Federal funds to help New Castle County implement ‘equity agenda’

Samantha Del Angel receives a COVID-19 vaccine

Samantha Del Angel gets her second COVID-19 vaccine shot from Westside medical assistant Lizmary Ortega. (Cris Barrish/WHYY)

New Castle County plans to spend millions of its share of the American Rescue Plan to create a more level and more equitable playing field for residents living in underserved communities.

County Executive Matt Meyer says the federal funds offered to the county because of the pandemic will be used to address ongoing inequities that have been unveiled over the past year and a half of the coronavirus pandemic.

“We’ve learned a lot in the last 18 months,” Meyer said outside the Route 9 Library just south of Wilmington. “In the last 18 months, we’ve seen some of the racial hatred that continues even here in our community. Racial hatred that our predecessors never addressed comprehensively.”

The county will receive more than $100 million in American Rescue Plan Act funds from the federal government over the next two years. Meyer says the county should use that money to “reimagine our county, particularly with a focus on equity, on jobs, and on housing.”

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He pointed to a 2015 income inequality study by the Federal Reserve Bank of Boston that found a massive gap in the net worth of Black families compared to white families.

“I think that sort of set us up for a lot of the inequality in outcomes that we saw,” Meyers said of the disparate impact COVID-19 has had on different racial and economic groups. “The fact is that a virus that treats every human body the same was more lethal in some communities than others.”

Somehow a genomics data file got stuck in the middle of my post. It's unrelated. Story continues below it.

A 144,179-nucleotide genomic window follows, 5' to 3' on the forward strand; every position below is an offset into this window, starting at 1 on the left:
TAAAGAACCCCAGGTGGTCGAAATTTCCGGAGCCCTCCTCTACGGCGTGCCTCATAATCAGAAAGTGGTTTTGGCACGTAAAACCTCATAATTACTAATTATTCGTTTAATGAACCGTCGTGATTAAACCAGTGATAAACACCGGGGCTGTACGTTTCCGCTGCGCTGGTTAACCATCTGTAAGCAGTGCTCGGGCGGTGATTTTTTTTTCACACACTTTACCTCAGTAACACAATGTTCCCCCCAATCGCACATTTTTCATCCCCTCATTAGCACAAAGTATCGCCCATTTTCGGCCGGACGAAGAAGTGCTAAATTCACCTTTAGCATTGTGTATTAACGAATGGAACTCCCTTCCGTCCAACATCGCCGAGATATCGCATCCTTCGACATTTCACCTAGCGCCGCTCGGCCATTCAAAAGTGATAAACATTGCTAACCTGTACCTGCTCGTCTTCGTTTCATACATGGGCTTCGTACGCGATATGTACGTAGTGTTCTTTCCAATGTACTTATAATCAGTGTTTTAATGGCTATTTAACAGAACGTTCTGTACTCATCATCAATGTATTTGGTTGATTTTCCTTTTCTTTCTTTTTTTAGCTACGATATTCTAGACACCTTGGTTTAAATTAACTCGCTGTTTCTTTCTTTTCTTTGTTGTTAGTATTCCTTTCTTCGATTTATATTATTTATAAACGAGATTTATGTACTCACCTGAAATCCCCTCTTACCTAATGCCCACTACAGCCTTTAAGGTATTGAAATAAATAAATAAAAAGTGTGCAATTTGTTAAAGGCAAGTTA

Part of Meyers’ plan to address some of those disparities includes $5 million to start the Building Better Communities initiative.

As part of that effort, the county has formed a commission to develop ways to increase community engagement and reduce violence.

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“We’re going to intervene. We’re going to work together. This program, these activities have my unconditional support,” said County Councilman Jae Street. “We’re in trouble as a nation as it relates to violence. And this is going on in Chicago, it’s going on in Philly. I ain’t got nothing to do with that. We’re first in a lot of things here, we should be first in stopping this violence.”

The county will also work with the Red Clay School District on a counseling program to help kids who have experienced trauma. The Kappa Alpha Psi Fraternity will also reach out to help kids through the Kappa Cares Initiative.

“They will be providing after school and weekend programming at the Achievement Center [in Wilmington], creating a safe haven for youth residing in the city of Wilmington,” said Vanessa Phillips, the county’s chief administrative officer. “It will include educational gaming and game tournaments, DJ training, chess training, STEM programs, financial literacy and job mentoring.”

Half a million dollars will support extending the county’s National Health Corps program, which had been scheduled to shut down at the end of the year. The NHC is part of the Americorps program that uses federal dollars to pay employees working to improve community access to health care.

Since the beginning of this year, they’ve been working to eliminate structurally oppressive policies and practices that contribute to racial health disparities. That includes things like identifying demographic or cultural groups that are underrepresented in a particular program or reaching out to underrepresented groups to better understand what barriers exist that reduce their representation.

Another $1 million will be used to strengthen commercial corridors in areas that have been historically underserved by businesses like the area along Route 9 south of Wilmington.

Earlier this month, Meyer announced plans to spend $30 million in ARPA money to increase the supply of affordable housing in the county for both renters and buyers.

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